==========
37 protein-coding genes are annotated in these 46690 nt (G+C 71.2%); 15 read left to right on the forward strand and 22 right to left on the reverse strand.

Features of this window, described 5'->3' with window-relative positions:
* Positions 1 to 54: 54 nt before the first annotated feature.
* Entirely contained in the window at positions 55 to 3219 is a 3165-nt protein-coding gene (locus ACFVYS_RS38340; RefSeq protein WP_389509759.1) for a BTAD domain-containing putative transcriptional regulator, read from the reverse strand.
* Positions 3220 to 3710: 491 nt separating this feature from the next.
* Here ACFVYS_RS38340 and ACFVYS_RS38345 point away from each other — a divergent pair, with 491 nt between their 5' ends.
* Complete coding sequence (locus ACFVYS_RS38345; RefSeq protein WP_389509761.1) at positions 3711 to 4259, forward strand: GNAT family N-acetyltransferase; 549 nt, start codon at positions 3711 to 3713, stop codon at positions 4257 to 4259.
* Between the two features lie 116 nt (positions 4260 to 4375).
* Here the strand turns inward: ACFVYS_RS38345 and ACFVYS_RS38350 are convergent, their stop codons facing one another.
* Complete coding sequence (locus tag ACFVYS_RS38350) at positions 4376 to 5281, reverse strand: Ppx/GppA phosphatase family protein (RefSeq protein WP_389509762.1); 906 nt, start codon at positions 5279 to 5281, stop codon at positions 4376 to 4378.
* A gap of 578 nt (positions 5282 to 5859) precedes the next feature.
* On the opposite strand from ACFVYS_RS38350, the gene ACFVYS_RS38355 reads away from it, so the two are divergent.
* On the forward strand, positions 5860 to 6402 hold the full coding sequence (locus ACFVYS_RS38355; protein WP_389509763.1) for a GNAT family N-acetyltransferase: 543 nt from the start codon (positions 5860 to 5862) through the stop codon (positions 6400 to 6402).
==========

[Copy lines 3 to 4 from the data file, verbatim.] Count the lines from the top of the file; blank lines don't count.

* Positions 1 to 54: 54 nt before the first annotated feature.
* Entirely contained in the window at positions 55 to 3219 is a 3165-nt protein-coding gene (locus ACFVYS_RS38340; RefSeq protein WP_389509759.1) for a BTAD domain-containing putative transcriptional regulator, read from the reverse strand.